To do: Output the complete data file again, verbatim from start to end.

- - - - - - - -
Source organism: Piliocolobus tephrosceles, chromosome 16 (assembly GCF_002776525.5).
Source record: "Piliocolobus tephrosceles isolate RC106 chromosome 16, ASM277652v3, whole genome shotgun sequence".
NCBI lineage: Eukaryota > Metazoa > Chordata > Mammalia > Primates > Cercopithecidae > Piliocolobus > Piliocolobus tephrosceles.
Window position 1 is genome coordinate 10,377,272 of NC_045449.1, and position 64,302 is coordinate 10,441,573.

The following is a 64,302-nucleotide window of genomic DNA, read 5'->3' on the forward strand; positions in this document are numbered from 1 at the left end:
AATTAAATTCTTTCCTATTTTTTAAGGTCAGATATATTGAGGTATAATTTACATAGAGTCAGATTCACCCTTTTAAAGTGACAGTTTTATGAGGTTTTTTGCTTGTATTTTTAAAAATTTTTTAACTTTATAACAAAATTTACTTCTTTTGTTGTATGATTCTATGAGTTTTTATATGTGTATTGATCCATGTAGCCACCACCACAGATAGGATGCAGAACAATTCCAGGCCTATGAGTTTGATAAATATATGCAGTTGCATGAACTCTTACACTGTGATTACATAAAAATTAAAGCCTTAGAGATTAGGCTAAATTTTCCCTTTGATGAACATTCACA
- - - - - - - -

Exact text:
Source organism: Piliocolobus tephrosceles, chromosome 16 (assembly GCF_002776525.5).
Source record: "Piliocolobus tephrosceles isolate RC106 chromosome 16, ASM277652v3, whole genome shotgun sequence".
NCBI lineage: Eukaryota > Metazoa > Chordata > Mammalia > Primates > Cercopithecidae > Piliocolobus > Piliocolobus tephrosceles.
Window position 1 is genome coordinate 10,377,272 of NC_045449.1, and position 64,302 is coordinate 10,441,573.

The following is a 64,302-nucleotide window of genomic DNA, read 5'->3' on the forward strand; positions in this document are numbered from 1 at the left end:
AATTAAATTCTTTCCTATTTTTTAAGGTCAGATATATTGAGGTATAATTTACATAGAGTCAGATTCACCCTTTTAAAGTGACAGTTTTATGAGGTTTTTTGCTTGTATTTTTAAAAATTTTTTAACTTTATAACAAAATTTACTTCTTTTGTTGTATGATTCTATGAGTTTTTATATGTGTATTGATCCATGTAGCCACCACCACAGATAGGATGCAGAACAATTCCAGGCCTATGAGTTTGATAAATATATGCAGTTGCATGAACTCTTACACTGTGATTACATAAAAATTAAAGCCTTAGAGATTAGGCTAAATTTTCCCTTTGATGAACATTCACA